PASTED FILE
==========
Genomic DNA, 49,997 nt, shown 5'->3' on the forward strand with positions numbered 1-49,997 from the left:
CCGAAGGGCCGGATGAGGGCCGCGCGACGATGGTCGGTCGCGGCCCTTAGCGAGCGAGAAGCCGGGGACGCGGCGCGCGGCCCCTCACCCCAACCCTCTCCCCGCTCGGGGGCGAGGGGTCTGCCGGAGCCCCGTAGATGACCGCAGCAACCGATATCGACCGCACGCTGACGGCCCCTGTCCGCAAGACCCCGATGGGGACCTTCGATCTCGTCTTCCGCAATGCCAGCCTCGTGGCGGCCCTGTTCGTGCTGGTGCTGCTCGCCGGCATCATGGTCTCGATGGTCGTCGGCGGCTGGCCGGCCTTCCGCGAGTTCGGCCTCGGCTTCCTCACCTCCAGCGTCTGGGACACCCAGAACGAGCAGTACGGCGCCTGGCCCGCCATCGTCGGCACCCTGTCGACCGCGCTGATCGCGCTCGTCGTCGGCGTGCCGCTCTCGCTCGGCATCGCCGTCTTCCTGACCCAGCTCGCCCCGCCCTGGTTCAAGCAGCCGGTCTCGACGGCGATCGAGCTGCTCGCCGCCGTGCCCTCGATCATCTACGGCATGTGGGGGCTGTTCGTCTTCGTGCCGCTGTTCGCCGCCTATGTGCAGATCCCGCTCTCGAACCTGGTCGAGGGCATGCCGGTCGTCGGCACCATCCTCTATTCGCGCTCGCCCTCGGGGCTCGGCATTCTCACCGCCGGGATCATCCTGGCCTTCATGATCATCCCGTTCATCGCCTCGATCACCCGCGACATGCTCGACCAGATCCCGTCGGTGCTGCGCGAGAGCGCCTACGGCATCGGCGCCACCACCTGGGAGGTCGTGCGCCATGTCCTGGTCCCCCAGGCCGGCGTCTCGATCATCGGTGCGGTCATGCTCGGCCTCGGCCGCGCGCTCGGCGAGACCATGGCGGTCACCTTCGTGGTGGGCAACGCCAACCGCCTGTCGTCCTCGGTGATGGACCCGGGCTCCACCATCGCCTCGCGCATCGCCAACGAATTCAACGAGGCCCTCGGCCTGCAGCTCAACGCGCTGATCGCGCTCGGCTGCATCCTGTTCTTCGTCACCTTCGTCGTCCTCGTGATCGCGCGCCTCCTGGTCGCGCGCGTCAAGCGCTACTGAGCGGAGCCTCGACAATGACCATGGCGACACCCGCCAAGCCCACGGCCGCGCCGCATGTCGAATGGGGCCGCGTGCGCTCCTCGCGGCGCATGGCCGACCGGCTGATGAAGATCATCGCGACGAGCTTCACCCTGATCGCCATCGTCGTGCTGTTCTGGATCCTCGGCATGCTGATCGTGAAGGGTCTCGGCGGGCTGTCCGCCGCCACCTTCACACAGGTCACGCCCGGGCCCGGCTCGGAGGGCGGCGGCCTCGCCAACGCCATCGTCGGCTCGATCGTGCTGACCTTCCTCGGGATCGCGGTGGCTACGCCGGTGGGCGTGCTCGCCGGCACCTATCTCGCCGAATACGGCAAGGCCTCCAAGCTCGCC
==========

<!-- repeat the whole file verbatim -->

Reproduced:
Genomic DNA, 49,997 nt, shown 5'->3' on the forward strand with positions numbered 1-49,997 from the left:
CCGAAGGGCCGGATGAGGGCCGCGCGACGATGGTCGGTCGCGGCCCTTAGCGAGCGAGAAGCCGGGGACGCGGCGCGCGGCCCCTCACCCCAACCCTCTCCCCGCTCGGGGGCGAGGGGTCTGCCGGAGCCCCGTAGATGACCGCAGCAACCGATATCGACCGCACGCTGACGGCCCCTGTCCGCAAGACCCCGATGGGGACCTTCGATCTCGTCTTCCGCAATGCCAGCCTCGTGGCGGCCCTGTTCGTGCTGGTGCTGCTCGCCGGCATCATGGTCTCGATGGTCGTCGGCGGCTGGCCGGCCTTCCGCGAGTTCGGCCTCGGCTTCCTCACCTCCAGCGTCTGGGACACCCAGAACGAGCAGTACGGCGCCTGGCCCGCCATCGTCGGCACCCTGTCGACCGCGCTGATCGCGCTCGTCGTCGGCGTGCCGCTCTCGCTCGGCATCGCCGTCTTCCTGACCCAGCTCGCCCCGCCCTGGTTCAAGCAGCCGGTCTCGACGGCGATCGAGCTGCTCGCCGCCGTGCCCTCGATCATCTACGGCATGTGGGGGCTGTTCGTCTTCGTGCCGCTGTTCGCCGCCTATGTGCAGATCCCGCTCTCGAACCTGGTCGAGGGCATGCCGGTCGTCGGCACCATCCTCTATTCGCGCTCGCCCTCGGGGCTCGGCATTCTCACCGCCGGGATCATCCTGGCCTTCATGATCATCCCGTTCATCGCCTCGATCACCCGCGACATGCTCGACCAGATCCCGTCGGTGCTGCGCGAGAGCGCCTACGGCATCGGCGCCACCACCTGGGAGGTCGTGCGCCATGTCCTGGTCCCCCAGGCCGGCGTCTCGATCATCGGTGCGGTCATGCTCGGCCTCGGCCGCGCGCTCGGCGAGACCATGGCGGTCACCTTCGTGGTGGGCAACGCCAACCGCCTGTCGTCCTCGGTGATGGACCCGGGCTCCACCATCGCCTCGCGCATCGCCAACGAATTCAACGAGGCCCTCGGCCTGCAGCTCAACGCGCTGATCGCGCTCGGCTGCATCCTGTTCTTCGTCACCTTCGTCGTCCTCGTGATCGCGCGCCTCCTGGTCGCGCGCGTCAAGCGCTACTGAGCGGAGCCTCGACAATGACCATGGCGACACCCGCCAAGCCCACGGCCGCGCCGCATGTCGAATGGGGCCGCGTGCGCTCCTCGCGGCGCATGGCCGACCGGCTGATGAAGATCATCGCGACGAGCTTCACCCTGATCGCCATCGTCGTGCTGTTCTGGATCCTCGGCATGCTGATCGTGAAGGGTCTCGGCGGGCTGTCCGCCGCCACCTTCACACAGGTCACGCCCGGGCCCGGCTCGGAGGGCGGCGGCCTCGCCAACGCCATCGTCGGCTCGATCGTGCTGACCTTCCTCGGGATCGCGGTGGCTACGCCGGTGGGCGTGCTCGCCGGCACCTATCTCGCCGAATACGGCAAGGCCTCCAAGCTCGCC